The life of Harrison Gray Otis is well chronicled; excellent is PBS's Inventing LA: The Chandlers and Their TimesSome contemporaries did not think much of the man, including California's 23rd governor, Hiram Johnson, who excoriated Otis in a famous 1910 campaign speech in Los Angeles: "He sits there in his senile dementia with gangrene heart and rotting brain, grimacing at every reform, chattering impotently at all the things that are decent, frothing, fuming, violently gibbering, going down to his grave in snarling infamy. This man Otis is the one blot on the banner of southern California; he is the bar sinister on your escutcheon. My friends, he is the one thing that all Californians look at when, in looking at southern California, they see anything that its disgraceful, depraved, corrupt, crooked, and putrescent—that," Johnson concluded mercifully, "that is Harrison Gray Otis!" As for The Bivouac, it is perhaps a clue to countervailing forces within the man that rather than directing that it be converted to cash for his heirs after his death in 1917, he instead bequeathed it to Los Angeles County, his will stipulating that it "be used for the advancement of the arts." The County started the Otis Art Institute the next year; 2425 Wilshire next door was acquired by the school after refrigerator-car developer Edwin Tobias Earl died in 1919. The Earl house was another of the early houses built on Wilshire Boulevard; both it and The Bivouac were gone by 1957 to make room for a bigger school facility. The Fortress and The Bivouac—in other words, the rabidly anti-union General—had been targets in the infamous 1910 bombing that destroyed the headquarters of the Times. The "infernal machine" (as timed explosive devices were referred to once upon a time) placed in the bushes at The Bivouac was defused before it went off; so too, was the ticking present of dynamite sent through the mail to the ever-popular General three years later. An odd stone folly remained from Otis's day as a presence on the art school grounds; according to an interesting footnote in Privileged Son: Otis Chandler and The Rise and Fall of the L.A. Times Dynasty by Dennis McDougal, this replica of The Fortress "had been made from [the bombed building's] rubble and stood on the grounds of the General's former home for nearly 40 years" before being broken up, the pieces given to Otis students.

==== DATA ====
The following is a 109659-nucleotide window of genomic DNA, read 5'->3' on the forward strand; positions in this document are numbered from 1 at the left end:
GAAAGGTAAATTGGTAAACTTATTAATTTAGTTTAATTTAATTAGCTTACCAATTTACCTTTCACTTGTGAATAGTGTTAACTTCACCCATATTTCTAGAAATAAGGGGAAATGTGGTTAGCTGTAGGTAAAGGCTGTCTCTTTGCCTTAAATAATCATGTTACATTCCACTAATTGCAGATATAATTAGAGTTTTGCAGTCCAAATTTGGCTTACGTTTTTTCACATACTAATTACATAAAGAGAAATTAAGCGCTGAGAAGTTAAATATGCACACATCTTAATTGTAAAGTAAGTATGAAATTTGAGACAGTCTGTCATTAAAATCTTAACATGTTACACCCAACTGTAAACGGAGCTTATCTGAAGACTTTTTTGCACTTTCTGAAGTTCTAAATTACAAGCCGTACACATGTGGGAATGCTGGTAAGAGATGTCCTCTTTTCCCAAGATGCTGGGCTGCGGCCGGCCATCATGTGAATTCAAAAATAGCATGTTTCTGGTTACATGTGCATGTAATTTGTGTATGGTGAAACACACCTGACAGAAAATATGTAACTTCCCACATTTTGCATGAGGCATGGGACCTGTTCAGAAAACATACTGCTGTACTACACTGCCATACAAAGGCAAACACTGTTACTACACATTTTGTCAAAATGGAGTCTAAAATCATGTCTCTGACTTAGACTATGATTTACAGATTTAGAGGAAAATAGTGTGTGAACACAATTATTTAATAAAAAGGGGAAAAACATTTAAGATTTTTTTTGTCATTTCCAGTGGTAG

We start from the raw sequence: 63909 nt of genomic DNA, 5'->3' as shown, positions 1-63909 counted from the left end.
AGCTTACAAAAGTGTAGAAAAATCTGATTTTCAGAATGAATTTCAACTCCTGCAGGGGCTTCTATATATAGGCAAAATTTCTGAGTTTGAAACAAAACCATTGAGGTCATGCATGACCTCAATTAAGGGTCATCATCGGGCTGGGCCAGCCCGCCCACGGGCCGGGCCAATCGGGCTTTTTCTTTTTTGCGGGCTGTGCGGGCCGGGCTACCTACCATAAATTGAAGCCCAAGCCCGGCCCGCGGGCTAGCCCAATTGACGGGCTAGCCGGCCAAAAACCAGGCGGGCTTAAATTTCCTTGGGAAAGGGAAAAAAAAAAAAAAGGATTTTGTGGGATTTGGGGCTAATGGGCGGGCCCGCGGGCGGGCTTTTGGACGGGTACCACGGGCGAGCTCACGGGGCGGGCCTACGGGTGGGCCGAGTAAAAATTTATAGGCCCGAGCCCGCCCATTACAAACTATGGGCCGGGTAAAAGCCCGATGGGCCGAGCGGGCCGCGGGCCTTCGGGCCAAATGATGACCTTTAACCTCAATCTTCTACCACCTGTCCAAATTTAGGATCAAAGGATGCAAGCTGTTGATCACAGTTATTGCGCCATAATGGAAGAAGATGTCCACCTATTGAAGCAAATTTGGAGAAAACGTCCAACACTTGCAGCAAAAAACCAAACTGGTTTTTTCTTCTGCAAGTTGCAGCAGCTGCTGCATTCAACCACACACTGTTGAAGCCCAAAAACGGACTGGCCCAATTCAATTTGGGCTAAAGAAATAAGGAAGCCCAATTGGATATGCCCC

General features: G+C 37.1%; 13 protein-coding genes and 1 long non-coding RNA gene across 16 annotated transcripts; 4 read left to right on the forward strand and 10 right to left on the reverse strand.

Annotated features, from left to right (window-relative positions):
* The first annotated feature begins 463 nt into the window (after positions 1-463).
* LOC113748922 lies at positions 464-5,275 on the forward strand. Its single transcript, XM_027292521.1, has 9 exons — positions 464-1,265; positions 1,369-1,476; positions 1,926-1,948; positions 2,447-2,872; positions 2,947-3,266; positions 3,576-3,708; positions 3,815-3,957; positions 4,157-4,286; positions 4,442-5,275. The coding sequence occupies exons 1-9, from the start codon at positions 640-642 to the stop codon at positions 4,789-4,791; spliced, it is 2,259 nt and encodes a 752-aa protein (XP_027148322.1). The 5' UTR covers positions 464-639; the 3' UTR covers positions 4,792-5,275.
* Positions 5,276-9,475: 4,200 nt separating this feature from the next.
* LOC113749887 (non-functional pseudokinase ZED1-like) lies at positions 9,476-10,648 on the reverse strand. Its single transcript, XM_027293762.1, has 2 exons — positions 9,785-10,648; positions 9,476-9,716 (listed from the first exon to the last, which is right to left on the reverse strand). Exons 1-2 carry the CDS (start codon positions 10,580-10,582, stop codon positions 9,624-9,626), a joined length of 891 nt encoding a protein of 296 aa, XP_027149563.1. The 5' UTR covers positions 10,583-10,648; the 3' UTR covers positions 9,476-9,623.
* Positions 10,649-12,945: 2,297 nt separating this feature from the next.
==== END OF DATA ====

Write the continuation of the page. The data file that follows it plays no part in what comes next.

John P. Krempel designed The Bivouac for Harrison Gray Otis;